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This Fixed-Income ETF Has Its Trade-Offs

This high-yield bond index fund attempts to avoid some of the pitfalls of market-cap weighting, but it may introduce a new problem.

Alex Bryan, 06/27/2014

Traditional market-capitalization-weighted bond indexes get a lot of flak for assigning the largest weights to the most-heavily-indebted issuers. For instance, it may not be optimal for investors to hold more General Motors GM debt just because GM needs to raise more money. Market-cap-weighted equity indexes share this potential drawback. Companies that issue stock can increase their market capitalizations without any changes in the fundamentals of the business, simply by raising more cash through the sale of additional shares to the public. However, this issue is likely less pronounced for stock than bond indexes because most companies rely more heavily on debt financing. Skewing toward the most-indebted issuers may be particularly problematic in the high-yield bond market because these issuers may carry greater default risk than their less indebted counterparts. The biggest debtors may also be more likely to suffer a credit-rating downgrade, which could hurt performance.

PowerShares Fundamental High Yield Corporate Bond PHB attempts to address this issue by weighting its holdings according to fundamental measures of their issuers' size, including sales, cash flow, dividends, and the book value of their assets. This approach may give the fund less exposure to heavily indebted companies than its peers that weight their holdings by the market value of each issue. But where market-cap weighting offers the advantage of tilting a portfolio toward the most-liquid bonds, this fund may overweight some of the less liquid issues. These bonds can be more difficult to obtain and more expensive to trade. In order to limit this potential problem, the fund's benchmark, the RAFI Bonds US High Yield 1-10 Index, restricts its holdings to issues with at least $350 million in par value outstanding.

Yet this benchmark may still be more difficult to replicate than a market-cap-weighted index. Over the trailing three years through March 2014, PHB lagged its benchmark by 1.26% annualized, considerably more than its 0.50% expense ratio. This underperformance does not inspire confidence, and if it continues, it could erode the index's potential performance edge relative to a market-cap-weighted alternative.

Although the fund's fundamental weighting approach may reduce its exposure to the most-indebted companies, nearly all high-yield bonds are issued by companies with a high degree of leverage. Companies can get there either intentionally by way of a debt-financed acquisition or recapitalization, or unintentionally as a result deteriorating business fundamentals. Either way, the risk posed by leverage is the same. As leverage increases, so does the probability of default and bankruptcy. The high yield that these bonds offer is compensation for this risk.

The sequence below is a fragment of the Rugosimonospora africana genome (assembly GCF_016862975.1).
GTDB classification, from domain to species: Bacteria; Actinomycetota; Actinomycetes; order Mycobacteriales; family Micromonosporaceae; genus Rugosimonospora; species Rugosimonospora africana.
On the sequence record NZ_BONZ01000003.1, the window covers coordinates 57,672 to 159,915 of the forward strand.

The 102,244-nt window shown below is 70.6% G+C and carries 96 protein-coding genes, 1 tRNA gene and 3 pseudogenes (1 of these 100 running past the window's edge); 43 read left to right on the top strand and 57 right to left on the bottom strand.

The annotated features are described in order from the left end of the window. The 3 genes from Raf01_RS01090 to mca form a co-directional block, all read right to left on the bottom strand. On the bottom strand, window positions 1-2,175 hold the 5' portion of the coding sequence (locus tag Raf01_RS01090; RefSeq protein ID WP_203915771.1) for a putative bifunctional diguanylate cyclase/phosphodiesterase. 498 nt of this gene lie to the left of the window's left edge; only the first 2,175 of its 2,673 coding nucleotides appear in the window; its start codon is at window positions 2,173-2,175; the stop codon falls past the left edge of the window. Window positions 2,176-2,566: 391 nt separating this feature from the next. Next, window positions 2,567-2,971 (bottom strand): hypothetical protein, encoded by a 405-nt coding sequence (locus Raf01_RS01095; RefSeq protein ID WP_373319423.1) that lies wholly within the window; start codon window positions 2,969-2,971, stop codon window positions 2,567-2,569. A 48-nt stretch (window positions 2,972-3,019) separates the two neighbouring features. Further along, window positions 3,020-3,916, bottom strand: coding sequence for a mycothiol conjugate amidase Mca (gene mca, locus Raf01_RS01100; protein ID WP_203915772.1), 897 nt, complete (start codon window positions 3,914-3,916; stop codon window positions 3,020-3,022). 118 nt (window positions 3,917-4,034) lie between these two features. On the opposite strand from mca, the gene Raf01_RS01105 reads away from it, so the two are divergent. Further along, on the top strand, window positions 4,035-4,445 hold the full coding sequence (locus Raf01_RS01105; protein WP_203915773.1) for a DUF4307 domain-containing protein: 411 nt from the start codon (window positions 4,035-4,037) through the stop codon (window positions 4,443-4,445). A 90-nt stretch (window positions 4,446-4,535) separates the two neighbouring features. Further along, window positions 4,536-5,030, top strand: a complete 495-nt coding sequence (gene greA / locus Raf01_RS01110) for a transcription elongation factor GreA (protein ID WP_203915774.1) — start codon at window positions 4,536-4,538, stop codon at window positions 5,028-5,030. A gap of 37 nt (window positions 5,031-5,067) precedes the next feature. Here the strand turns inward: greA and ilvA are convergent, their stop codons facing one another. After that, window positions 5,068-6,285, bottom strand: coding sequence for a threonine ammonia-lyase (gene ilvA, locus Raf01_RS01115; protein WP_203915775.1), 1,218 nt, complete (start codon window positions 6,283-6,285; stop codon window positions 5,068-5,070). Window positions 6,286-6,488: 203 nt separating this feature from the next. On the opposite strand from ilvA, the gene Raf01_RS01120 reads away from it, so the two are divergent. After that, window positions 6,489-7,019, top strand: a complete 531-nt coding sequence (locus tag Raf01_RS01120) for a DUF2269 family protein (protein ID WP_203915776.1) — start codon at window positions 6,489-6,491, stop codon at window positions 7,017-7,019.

In contrast to some of its index peers, PHB excludes bonds that either Moody's or S&P rate below B3/B-. This exclusion may help improve the fund's risk-adjusted performance. Investors reaching for yield may be tempted to tilt toward the lowest-grade bonds and, in their quest for income, push the prices of these bonds above their fair values. During the past 10 years, the Bank of America Merrill Lynch US High Yield CCC or Below Index generated lower risk-adjusted returns than the corresponding BB and B indexes. The CCC index's option-adjusted spread (yield adjusted for embedded options, minus the yield on duration-matched Treasuries) is currently the lowest it has been since 2007. This means that the incremental reward for bearing this credit risk is lower now than it has been during the past few years.

During the past 10 years, BB rated bonds offered better risk-adjusted returns than their investment-grade and lower-credit-quality counterparts. Most investment-grade funds cannot hold BB rated securities, which can create forced selling when investment-grade issues are downgraded to BB. These issues may also be less attractive to investors reaching for yield than their lower-quality counterparts. As a result, they may become undervalued relative to other bonds. BB/Ba bonds account for close to 60% of PHB's assets, which may give it a more favorable risk/reward profile than many of its peers, even if it offers a slightly lower yield.

As of this writing, PHB carries a 4.4% yield to maturity. While this yield may appear attractive relative to investment-grade alternatives, high-yield bonds' spread over Treasuries is currently fairly low. As of June 20, 2014, the option-adjusted spread on the Bank of America Merrill Lynch US High Yield Master II Index (a commonly cited high-yield bond benchmark) was about 3.4%. Since the end of 1996 (the earliest this data is available), the median spread was 5.3%. Credit spreads tend to widen during recessions and times of uncertainty, when issuers may have less capacity to service their debt. For instance, the spread on the high-yield index grew to more than 20% at the end of 2008 and jumped again toward the end of 2011 during the European sovereign debt crisis. However, credit spreads have been tightening during the past couple of years as economic conditions have improved.

This sensitivity to the business cycle causes high-yield bonds to behave more like equities than investment-grade bonds. The Bank of America Merrill Lynch US High Yield Master II Index was 0.74 correlated with the S&P 500 during the past decade. During that time, it was only 0.27 correlated with the Barclays U.S. Aggregate Bond Index.     

Alex Bryan is an ETF analyst with Morningstar.

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